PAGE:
“The aim of every typographic work — the delivery of a message in the shortest, most efficient manner.”
“I wind the spring and the public, in looking at the design, will have that spring released in its mind.”
The first was conceived; designed and produced within 2 weeks, in response to sudden and unexpected global and local events, it was an experiment and from this a programme formed. It is unusual for large public museums to work in this way — it’s usually the preserve of artists, independant galleries or design agencies. Museums are institutions not known for their flexibility.
The response and impact on both staff and visitors has been notable.
“There was a distinct change in mood in staff after the first intervention, it felt like we were actually about something and making that clear to people. It felt radical and revolutionary.” TWAM staff
“It feels like we are standing up for what we believe in and actually challenging our visitors for once.” Discovery Museum staff
“An increase in empathy (for displaced peoples) would be of great impact” Visitor comment (#IfYouLivedHere…)
“…a shelter in front of a museum is good since a museum is for seeking knowledge.” Visitor comment (#IfYouLivedHere…)
“I strongly resent the publically funded Discovery Museum displaying political propaganda — respect Democracy” Social media comment (#NewcastleProtest)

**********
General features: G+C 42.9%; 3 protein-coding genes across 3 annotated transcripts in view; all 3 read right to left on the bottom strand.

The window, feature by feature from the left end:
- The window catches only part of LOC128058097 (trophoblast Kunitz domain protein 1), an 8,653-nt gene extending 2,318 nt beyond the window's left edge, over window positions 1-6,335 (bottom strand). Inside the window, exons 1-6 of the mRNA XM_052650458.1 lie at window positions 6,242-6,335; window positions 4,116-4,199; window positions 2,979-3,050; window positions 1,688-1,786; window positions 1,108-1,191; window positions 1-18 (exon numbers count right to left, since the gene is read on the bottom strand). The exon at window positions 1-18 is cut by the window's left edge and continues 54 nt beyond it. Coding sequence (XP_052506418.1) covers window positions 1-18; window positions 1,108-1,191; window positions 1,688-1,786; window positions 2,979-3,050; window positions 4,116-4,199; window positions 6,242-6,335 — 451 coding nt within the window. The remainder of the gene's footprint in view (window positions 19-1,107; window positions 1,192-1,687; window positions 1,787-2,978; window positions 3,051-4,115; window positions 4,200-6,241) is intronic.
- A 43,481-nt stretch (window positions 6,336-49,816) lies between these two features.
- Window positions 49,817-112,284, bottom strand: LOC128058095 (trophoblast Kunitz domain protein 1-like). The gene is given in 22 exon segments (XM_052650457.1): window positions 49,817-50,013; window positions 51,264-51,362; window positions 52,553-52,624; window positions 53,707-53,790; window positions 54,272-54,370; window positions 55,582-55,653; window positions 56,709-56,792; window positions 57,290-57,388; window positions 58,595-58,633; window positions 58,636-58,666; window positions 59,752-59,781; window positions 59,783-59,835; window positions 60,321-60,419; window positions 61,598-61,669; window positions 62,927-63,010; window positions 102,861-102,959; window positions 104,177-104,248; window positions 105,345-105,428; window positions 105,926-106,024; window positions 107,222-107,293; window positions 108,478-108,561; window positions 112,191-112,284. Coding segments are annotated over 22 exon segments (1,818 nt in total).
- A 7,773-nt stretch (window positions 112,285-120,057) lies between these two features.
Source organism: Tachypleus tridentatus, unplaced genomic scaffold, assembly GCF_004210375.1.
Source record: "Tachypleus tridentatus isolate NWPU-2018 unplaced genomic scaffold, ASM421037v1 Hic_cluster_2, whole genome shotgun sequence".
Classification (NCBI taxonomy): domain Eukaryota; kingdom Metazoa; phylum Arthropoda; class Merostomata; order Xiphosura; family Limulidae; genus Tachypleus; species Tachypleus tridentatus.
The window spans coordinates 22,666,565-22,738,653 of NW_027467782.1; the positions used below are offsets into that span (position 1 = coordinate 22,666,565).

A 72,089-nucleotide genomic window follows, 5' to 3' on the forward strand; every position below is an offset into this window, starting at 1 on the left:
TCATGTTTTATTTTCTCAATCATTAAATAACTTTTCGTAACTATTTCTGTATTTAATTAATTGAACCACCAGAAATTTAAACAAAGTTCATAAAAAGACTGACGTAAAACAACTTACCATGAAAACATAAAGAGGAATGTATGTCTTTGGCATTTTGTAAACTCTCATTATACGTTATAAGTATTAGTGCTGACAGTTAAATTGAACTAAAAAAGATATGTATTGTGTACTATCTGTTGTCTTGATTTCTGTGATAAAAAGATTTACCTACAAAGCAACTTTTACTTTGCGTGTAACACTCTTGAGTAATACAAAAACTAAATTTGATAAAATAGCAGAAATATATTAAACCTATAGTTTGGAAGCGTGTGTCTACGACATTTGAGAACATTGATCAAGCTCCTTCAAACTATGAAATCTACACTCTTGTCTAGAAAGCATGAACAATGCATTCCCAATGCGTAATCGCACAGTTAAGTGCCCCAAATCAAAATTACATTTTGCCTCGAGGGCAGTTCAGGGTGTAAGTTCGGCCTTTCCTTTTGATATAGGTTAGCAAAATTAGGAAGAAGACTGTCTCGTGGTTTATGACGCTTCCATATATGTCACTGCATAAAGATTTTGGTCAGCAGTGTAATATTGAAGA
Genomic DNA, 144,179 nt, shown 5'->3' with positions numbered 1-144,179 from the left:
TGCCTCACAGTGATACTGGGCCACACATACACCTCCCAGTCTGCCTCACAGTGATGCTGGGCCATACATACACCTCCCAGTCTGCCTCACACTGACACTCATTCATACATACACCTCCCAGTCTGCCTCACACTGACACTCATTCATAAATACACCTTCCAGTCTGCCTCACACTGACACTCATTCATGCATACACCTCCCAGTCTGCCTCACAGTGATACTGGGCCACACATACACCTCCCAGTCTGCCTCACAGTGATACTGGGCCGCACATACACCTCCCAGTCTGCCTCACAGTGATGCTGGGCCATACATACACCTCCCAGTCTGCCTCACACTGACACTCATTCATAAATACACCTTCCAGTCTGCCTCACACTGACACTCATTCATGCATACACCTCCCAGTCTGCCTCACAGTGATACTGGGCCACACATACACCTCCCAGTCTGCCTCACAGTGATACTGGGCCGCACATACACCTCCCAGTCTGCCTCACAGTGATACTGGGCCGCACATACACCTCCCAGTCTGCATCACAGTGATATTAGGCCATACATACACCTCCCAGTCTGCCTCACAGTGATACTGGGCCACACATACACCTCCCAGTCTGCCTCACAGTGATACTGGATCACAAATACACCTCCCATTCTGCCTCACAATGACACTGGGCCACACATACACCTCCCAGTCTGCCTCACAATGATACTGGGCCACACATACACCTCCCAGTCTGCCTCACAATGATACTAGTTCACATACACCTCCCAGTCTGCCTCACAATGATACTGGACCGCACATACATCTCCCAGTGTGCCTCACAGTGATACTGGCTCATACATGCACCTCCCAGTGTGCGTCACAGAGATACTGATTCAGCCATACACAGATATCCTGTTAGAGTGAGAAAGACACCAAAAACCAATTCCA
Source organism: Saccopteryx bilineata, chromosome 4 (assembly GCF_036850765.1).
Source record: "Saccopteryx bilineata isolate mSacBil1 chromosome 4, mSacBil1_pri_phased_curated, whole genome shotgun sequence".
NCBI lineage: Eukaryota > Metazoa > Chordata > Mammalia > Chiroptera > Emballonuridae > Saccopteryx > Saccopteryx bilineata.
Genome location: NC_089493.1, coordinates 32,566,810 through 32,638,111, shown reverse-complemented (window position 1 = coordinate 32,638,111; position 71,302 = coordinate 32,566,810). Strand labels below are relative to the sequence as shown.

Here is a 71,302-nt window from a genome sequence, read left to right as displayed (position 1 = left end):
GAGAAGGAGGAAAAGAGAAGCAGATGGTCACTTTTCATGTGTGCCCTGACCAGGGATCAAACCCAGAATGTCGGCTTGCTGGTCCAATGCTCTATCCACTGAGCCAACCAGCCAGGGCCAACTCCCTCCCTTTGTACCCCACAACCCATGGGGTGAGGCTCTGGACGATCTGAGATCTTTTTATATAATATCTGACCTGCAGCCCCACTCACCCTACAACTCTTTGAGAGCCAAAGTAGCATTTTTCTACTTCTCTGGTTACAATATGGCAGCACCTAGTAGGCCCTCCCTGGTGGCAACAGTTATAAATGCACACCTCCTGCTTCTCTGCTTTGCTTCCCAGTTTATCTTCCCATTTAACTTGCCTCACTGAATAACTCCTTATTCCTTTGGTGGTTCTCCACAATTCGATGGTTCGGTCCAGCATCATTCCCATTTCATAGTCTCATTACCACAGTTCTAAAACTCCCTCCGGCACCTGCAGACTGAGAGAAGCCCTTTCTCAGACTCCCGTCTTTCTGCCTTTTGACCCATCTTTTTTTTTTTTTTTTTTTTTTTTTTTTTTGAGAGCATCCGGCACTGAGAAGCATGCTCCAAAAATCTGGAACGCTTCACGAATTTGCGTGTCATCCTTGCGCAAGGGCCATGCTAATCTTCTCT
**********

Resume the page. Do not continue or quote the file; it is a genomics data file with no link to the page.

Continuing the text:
These interventions are provocations and also clear statements about what we believe in. They present a challenge to our audiences to think for themselves.
They are rooted within the mission of the museum and guided by social justice and social equality. The three interventions so far have provided future opportunities and a new model of production in order to create powerful and meaningful engagements with visitors — they are responsive, quick, collaborative and creative.
The language is simple. These are not partisan messages, they are balanced but not passive — they demand an engagement from our audience — these are human issues and not unique to our time.
Is this a curatorial project? Outreach? Community engagement? Exhibition? Event? Intervention? Museum activism? Does it really matter what we call it?
It is simple iterative production and focused audience engagement from a public museum.
*UNHCR (United Nations High Commissioner for Refugees) 2015